Seattle, Washington-based EnerG2 (earlier post) recently held a ribbon-cutting ceremony to celebrate the opening of its new manufacturing facility for electric vehicle battery components in Albany, Oregon. Supported in part by $21.3 million in funding from the US Department of Energy (DOE) through the American Recovery and Reinvestment Act, this facility will produce nano-engineered carbon materials for batteries and other energy storage devices that can be used in electric drive vehicles.
At full capacity, the EnerG2 plant is expected to be able to produce enough advanced carbon material to support 60,000 electric drive vehicles each year. Previous to the Department of Energy award, the company was using rented equipment and facilities for its production.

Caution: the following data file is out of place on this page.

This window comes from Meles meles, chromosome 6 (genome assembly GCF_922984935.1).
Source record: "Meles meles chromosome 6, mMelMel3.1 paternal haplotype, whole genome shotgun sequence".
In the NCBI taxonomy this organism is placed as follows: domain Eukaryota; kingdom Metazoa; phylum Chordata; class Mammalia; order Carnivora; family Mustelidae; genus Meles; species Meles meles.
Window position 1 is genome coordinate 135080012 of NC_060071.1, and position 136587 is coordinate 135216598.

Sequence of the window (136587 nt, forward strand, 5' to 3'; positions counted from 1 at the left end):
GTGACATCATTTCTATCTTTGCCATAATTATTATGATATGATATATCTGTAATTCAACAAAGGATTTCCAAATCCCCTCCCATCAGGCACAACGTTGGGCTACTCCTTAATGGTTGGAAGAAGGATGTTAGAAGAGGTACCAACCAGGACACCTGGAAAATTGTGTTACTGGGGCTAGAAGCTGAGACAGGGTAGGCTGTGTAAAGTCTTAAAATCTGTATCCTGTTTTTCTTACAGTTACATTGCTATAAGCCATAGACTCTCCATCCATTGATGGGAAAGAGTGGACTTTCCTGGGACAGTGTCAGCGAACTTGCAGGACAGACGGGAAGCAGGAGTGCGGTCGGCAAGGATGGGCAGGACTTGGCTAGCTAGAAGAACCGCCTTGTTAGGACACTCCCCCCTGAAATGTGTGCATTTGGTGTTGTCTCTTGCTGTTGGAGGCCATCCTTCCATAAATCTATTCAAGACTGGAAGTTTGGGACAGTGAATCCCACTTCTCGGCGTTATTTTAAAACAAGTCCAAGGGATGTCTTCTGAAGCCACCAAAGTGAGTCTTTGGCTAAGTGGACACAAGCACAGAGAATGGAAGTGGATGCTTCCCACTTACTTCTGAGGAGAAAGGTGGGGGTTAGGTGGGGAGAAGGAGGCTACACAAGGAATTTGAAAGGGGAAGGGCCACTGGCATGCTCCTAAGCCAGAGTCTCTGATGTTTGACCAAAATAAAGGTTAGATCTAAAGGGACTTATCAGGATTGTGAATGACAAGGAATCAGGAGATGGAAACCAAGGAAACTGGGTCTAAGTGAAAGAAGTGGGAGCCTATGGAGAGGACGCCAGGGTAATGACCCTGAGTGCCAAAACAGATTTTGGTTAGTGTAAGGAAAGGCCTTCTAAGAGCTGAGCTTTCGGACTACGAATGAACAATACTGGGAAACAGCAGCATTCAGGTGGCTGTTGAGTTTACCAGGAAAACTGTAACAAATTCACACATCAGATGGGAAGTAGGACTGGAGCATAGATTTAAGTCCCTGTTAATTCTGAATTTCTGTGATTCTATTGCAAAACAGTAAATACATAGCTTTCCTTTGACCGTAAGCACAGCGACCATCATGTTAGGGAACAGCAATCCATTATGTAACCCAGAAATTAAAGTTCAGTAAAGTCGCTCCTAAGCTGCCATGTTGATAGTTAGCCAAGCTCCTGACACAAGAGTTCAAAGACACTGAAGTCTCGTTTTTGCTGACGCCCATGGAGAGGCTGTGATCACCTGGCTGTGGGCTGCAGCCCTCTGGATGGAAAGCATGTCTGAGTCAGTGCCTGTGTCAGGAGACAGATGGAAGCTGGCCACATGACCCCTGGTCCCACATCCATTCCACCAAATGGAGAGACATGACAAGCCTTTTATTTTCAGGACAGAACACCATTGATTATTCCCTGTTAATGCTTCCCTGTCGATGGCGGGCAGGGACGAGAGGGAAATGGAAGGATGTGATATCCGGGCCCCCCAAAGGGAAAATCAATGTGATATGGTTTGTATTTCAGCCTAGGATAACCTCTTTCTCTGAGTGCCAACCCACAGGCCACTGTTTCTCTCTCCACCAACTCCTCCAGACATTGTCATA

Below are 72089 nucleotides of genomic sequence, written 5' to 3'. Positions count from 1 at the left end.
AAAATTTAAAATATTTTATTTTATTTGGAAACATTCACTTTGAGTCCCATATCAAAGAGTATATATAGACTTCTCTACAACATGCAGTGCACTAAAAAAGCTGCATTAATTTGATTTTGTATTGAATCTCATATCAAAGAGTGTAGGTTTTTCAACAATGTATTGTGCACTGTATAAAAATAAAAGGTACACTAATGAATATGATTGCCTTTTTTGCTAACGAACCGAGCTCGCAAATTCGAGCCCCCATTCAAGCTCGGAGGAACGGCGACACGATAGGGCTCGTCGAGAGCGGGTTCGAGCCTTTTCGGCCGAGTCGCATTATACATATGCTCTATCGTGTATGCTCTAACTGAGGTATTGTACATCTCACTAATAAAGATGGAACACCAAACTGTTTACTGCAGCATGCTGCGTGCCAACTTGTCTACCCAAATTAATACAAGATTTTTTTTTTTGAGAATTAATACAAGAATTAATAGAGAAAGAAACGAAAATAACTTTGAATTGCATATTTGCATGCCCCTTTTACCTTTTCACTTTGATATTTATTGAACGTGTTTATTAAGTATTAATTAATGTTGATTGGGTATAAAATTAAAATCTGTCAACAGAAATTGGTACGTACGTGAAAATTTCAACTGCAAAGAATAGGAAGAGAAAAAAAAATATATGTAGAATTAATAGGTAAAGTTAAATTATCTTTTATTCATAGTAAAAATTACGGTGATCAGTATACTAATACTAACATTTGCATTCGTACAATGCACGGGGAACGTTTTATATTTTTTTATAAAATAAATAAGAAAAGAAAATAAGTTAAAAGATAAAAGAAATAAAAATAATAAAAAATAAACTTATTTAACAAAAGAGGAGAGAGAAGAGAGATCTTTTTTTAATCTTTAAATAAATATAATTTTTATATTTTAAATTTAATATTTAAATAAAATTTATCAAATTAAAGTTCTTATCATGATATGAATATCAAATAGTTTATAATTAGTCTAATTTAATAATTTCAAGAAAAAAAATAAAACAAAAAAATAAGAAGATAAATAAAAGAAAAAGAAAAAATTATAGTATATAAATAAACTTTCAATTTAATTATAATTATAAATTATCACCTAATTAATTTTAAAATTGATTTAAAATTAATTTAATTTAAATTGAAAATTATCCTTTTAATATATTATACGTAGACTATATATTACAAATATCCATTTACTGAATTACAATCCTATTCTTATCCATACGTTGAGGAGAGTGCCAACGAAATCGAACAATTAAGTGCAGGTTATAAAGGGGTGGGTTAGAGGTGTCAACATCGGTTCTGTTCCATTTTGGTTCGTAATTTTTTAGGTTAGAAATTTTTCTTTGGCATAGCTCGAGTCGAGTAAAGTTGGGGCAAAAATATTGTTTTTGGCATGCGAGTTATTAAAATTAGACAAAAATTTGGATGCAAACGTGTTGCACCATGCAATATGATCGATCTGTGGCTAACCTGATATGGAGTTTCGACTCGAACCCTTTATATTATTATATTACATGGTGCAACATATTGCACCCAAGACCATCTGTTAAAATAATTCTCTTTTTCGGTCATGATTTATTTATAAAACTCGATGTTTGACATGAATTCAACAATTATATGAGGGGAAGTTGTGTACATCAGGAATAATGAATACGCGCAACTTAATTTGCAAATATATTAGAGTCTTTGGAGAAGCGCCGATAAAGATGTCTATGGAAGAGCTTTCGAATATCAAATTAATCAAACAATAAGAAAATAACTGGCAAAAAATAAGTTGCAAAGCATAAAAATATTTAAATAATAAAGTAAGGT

EnerG2’s proprietary freeze-drying process to make its specialized carbon material was developed in laboratories at the University of Washington. This particular form of carbon can be used in a variety of energy storage equipment, including ultracapacitors, lithium-ion batteries, and advanced lead acid batteries. In addition to the Recovery Act funding, the company has raised more than $17 million in venture capital and received a $1.8 million grant and loan package through the State of Washington’s State Energy Program funding.
EnerG2 is one of 30 advanced battery and electric drive manufacturing facilities supported by the Recovery Act. At full scale, these factories will have the capacity to supply batteries and components to more than 500,000 electric drive vehicles, according to DOE.
Source Green Car Congress